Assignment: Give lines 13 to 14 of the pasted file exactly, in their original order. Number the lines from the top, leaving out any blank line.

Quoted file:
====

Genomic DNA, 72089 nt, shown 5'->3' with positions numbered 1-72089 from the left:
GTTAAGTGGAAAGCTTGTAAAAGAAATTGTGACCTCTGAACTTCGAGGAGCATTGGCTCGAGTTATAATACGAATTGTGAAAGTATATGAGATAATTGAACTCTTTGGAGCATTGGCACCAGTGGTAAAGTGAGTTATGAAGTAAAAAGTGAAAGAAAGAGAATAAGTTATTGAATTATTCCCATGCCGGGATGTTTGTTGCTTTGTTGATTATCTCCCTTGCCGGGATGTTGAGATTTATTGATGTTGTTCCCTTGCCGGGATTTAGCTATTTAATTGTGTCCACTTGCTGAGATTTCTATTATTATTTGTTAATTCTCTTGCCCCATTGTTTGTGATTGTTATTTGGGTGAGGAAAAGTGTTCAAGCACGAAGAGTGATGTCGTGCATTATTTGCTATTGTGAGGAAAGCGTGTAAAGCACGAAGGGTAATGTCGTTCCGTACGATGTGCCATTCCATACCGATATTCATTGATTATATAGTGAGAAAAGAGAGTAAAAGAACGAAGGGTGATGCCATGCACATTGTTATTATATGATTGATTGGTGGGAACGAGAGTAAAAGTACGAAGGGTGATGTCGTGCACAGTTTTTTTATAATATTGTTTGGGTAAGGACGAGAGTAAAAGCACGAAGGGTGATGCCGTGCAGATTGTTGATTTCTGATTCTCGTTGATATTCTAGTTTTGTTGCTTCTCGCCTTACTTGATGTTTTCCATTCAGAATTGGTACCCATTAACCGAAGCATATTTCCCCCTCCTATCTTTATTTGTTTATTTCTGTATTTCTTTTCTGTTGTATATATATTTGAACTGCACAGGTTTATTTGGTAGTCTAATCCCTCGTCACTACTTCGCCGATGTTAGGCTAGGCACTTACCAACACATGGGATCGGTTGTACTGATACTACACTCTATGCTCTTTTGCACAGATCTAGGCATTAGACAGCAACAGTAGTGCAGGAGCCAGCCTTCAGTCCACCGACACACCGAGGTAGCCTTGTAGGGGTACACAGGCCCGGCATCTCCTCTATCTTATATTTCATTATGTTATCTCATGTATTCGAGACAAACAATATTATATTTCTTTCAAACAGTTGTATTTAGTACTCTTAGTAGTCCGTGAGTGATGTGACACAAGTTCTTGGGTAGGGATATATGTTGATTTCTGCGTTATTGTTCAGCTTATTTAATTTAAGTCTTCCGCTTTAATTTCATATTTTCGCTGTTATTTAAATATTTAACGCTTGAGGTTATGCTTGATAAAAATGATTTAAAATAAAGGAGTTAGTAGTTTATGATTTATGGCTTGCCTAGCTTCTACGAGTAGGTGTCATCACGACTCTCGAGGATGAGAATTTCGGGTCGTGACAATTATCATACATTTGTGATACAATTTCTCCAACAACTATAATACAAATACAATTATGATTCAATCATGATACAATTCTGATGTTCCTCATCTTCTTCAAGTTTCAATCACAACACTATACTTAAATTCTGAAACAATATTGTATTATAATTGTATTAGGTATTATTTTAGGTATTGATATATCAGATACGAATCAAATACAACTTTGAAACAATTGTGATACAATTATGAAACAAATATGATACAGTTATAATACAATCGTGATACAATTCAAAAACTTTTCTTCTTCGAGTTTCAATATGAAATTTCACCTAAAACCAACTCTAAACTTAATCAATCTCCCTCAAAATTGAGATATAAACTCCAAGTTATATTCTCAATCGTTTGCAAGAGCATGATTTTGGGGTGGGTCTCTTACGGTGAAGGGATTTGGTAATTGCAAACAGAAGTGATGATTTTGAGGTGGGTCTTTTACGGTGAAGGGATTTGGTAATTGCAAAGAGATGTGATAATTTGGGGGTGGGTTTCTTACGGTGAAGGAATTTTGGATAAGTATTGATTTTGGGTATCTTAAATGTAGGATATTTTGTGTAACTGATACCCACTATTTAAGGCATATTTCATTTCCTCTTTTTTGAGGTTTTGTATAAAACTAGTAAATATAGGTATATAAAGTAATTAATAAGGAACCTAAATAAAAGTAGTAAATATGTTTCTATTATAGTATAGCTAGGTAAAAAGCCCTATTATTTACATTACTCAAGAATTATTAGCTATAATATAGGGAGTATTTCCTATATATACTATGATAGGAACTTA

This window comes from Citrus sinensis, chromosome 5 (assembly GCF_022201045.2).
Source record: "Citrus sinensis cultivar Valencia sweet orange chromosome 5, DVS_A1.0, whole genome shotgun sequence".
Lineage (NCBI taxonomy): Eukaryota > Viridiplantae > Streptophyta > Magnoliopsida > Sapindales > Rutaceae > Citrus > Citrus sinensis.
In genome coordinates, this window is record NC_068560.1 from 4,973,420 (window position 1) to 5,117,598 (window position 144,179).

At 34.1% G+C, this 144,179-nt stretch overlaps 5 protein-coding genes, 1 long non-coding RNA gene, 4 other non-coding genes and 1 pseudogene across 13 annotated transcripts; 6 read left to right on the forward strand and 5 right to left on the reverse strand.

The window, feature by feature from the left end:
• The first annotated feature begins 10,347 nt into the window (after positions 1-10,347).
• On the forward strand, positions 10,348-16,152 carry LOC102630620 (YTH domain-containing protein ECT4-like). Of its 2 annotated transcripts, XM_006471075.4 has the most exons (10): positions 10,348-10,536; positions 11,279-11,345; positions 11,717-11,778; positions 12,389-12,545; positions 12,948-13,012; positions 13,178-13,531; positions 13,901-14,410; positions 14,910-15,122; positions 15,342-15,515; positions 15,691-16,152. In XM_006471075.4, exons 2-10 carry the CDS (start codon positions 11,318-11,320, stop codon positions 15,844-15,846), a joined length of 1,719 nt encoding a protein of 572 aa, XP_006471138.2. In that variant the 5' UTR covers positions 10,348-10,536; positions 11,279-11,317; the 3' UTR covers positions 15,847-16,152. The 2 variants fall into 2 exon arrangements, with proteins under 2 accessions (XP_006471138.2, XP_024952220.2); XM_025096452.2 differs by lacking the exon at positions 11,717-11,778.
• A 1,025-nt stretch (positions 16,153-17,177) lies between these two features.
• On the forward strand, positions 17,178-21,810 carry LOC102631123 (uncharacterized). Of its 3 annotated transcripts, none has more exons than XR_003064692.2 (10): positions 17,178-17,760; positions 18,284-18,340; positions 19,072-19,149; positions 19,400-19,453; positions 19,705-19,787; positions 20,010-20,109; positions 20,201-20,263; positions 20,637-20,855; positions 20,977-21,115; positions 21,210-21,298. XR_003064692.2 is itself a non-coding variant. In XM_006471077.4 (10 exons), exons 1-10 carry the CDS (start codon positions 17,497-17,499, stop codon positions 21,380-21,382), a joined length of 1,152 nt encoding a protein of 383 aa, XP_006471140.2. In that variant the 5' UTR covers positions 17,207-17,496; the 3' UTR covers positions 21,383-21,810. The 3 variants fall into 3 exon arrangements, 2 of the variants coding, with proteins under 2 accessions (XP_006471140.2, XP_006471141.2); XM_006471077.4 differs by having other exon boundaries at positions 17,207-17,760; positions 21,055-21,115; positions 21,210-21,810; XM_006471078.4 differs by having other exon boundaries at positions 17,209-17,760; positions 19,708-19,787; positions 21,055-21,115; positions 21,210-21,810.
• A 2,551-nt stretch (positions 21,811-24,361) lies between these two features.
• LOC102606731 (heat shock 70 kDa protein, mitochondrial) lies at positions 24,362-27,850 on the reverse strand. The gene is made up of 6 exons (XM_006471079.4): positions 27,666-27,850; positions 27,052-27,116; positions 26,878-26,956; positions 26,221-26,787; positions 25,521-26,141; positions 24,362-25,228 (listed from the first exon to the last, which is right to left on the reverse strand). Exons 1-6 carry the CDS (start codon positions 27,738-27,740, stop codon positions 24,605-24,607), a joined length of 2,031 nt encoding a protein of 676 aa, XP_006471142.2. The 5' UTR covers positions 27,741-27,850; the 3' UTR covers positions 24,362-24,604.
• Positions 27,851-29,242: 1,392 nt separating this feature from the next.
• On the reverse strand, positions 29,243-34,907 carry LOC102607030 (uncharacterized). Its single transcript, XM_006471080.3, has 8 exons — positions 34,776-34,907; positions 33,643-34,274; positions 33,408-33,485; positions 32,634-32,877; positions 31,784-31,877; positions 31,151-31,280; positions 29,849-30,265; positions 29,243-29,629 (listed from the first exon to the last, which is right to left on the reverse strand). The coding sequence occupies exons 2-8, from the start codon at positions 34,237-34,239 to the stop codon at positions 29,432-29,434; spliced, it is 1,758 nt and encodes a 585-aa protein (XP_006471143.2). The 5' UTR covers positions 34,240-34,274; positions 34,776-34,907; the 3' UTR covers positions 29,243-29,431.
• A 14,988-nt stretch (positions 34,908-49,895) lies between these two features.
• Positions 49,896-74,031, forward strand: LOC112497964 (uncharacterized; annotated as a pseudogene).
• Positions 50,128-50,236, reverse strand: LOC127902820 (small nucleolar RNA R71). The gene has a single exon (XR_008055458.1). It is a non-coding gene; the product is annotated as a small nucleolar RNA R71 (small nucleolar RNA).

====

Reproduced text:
• A 2,551-nt stretch (positions 21,811-24,361) lies between these two features.
• LOC102606731 (heat shock 70 kDa protein, mitochondrial) lies at positions 24,362-27,850 on the reverse strand. The gene is made up of 6 exons (XM_006471079.4): positions 27,666-27,850; positions 27,052-27,116; positions 26,878-26,956; positions 26,221-26,787; positions 25,521-26,141; positions 24,362-25,228 (listed from the first exon to the last, which is right to left on the reverse strand). Exons 1-6 carry the CDS (start codon positions 27,738-27,740, stop codon positions 24,605-24,607), a joined length of 2,031 nt encoding a protein of 676 aa, XP_006471142.2. The 5' UTR covers positions 27,741-27,850; the 3' UTR covers positions 24,362-24,604.